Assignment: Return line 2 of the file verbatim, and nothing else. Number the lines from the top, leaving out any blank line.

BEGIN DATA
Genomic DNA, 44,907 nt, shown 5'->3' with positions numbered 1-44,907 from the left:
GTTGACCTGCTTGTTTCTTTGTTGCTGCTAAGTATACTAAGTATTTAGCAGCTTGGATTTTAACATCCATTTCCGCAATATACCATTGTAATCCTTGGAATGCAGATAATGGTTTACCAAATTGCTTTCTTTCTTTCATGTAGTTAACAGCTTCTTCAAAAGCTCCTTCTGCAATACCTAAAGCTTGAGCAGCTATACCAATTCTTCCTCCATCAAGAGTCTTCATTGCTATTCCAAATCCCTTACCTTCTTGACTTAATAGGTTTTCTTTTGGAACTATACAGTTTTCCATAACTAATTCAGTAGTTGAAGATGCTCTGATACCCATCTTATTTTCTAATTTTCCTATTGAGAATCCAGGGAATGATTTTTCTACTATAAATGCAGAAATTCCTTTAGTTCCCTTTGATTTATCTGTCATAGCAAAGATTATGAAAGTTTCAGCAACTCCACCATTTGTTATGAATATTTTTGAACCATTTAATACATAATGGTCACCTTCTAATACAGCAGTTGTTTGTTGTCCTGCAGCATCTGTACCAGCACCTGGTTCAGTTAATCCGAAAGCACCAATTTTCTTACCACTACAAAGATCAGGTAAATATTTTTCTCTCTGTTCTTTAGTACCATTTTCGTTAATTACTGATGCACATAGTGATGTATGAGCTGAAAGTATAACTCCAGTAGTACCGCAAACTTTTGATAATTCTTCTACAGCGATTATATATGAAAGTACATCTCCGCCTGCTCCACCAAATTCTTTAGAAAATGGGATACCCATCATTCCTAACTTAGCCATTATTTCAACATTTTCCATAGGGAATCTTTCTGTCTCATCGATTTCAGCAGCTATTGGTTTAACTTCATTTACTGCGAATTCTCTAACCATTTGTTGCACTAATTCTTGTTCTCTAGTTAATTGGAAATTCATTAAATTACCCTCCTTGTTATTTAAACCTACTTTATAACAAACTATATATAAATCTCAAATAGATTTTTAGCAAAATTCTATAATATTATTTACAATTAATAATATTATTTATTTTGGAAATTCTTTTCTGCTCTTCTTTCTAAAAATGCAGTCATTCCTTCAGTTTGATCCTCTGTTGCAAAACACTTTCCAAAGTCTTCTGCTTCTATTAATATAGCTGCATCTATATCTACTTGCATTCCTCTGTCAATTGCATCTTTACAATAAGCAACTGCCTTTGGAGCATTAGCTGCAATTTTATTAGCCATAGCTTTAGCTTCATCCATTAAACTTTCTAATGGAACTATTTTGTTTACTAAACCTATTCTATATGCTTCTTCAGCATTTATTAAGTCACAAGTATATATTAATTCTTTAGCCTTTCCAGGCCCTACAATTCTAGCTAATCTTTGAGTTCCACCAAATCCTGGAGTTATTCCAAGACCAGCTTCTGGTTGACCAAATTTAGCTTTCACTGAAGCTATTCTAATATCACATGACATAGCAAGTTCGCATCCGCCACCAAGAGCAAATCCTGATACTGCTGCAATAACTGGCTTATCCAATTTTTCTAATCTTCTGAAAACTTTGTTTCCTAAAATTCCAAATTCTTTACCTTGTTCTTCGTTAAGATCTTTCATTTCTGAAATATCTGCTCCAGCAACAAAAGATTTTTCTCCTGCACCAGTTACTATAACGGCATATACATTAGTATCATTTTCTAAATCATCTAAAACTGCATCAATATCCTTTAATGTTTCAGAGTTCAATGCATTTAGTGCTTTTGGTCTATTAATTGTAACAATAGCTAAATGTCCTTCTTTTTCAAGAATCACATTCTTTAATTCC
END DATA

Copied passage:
GTTGACCTGCTTGTTTCTTTGTTGCTGCTAAGTATACTAAGTATTTAGCAGCTTGGATTTTAACATCCATTTCCGCAATATACCATTGTAATCCTTGGAATGCAGATAATGGTTTACCAAATTGCTTTCTTTCTTTCATGTAGTTAACAGCTTCTTCAAAAGCTCCTTCTGCAATACCTAAAGCTTGAGCAGCTATACCAATTCTTCCTCCATCAAGAGTCTTCATTGCTATTCCAAATCCCTTACCTTCTTGACTTAATAGGTTTTCTTTTGGAACTATACAGTTTTCCATAACTAATTCAGTAGTTGAAGATGCTCTGATACCCATCTTATTTTCTAATTTTCCTATTGAGAATCCAGGGAATGATTTTTCTACTATAAATGCAGAAATTCCTTTAGTTCCCTTTGATTTATCTGTCATAGCAAAGATTATGAAAGTTTCAGCAACTCCACCATTTGTTATGAATATTTTTGAACCATTTAATACATAATGGTCACCTTCTAATACAGCAGTTGTTTGTTGTCCTGCAGCATCTGTACCAGCACCTGGTTCAGTTAATCCGAAAGCACCAATTTTCTTACCACTACAAAGATCAGGTAAATATTTTTCTCTCTGTTCTTTAGTACCATTTTCGTTAATTACTGATGCACATAGTGATGTATGAGCTGAAAGTATAACTCCAGTAGTACCGCAAACTTTTGATAATTCTTCTACAGCGATTATATATGAAAGTACATCTCCGCCTGCTCCACCAAATTCTTTAGAAAATGGGATACCCATCATTCCTAACTTAGCCATTATTTCAACATTTTCCATAGGGAATCTTTCTGTCTCATCGATTTCAGCAGCTATTGGTTTAACTTCATTTACTGCGAATTCTCTAACCATTTGTTGCACTAATTCTTGTTCTCTAGTTAATTGGAAATTCATTAAATTACCCTCCTTGTTATTTAAACCTACTTTATAACAAACTATATATAAATCTCAAATAGATTTTTAGCAAAATTCTATAATATTATTTACAATTAATAATATTATTTATTTTGGAAATTCTTTTCTGCTCTTCTTTCTAAAAATGCAGTCATTCCTTCAGTTTGATCCTCTGTTGCAAAACACTTTCCAAAGTCTTCTGCTTCTATTAATATAGCTGCATCTATATCTACTTGCATTCCTCTGTCAATTGCATCTTTACAATAAGCAACTGCCTTTGGAGCATTAGCTGCAATTTTATTAGCCATAGCTTTAGCTTCATCCATTAAACTTTCTAATGGAACTATTTTGTTTACTAAACCTATTCTATATGCTTCTTCAGCATTTATTAAGTCACAAGTATATATTAATTCTTTAGCCTTTCCAGGCCCTACAATTCTAGCTAATCTTTGAGTTCCACCAAATCCTGGAGTTATTCCAAGACCAGCTTCTGGTTGACCAAATTTAGCTTTCACTGAAGCTATTCTAATATCACATGACATAGCAAGTTCGCATCCGCCACCAAGAGCAAATCCTGATACTGCTGCAATAACTGGCTTATCCAATTTTTCTAATCTTCTGAAAACTTTGTTTCCTAAAATTCCAAATTCTTTACCTTGTTCTTCGTTAAGATCTTTCATTTCTGAAATATCTGCTCCAGCAACAAAAGATTTTTCTCCTGCACCAGTTACTATAACGGCATATACATTAGTATCATTTTCTAAATCATCTAAAACTGCATCAATATCCTTTAATGTTTCAGAGTTCAATGCATTTAGTGCTTTTGGTCTATTAATTGTAACAATAGCTAAATGTCCTTCTTTTTCAAGAATCACATTCTTTAATTCC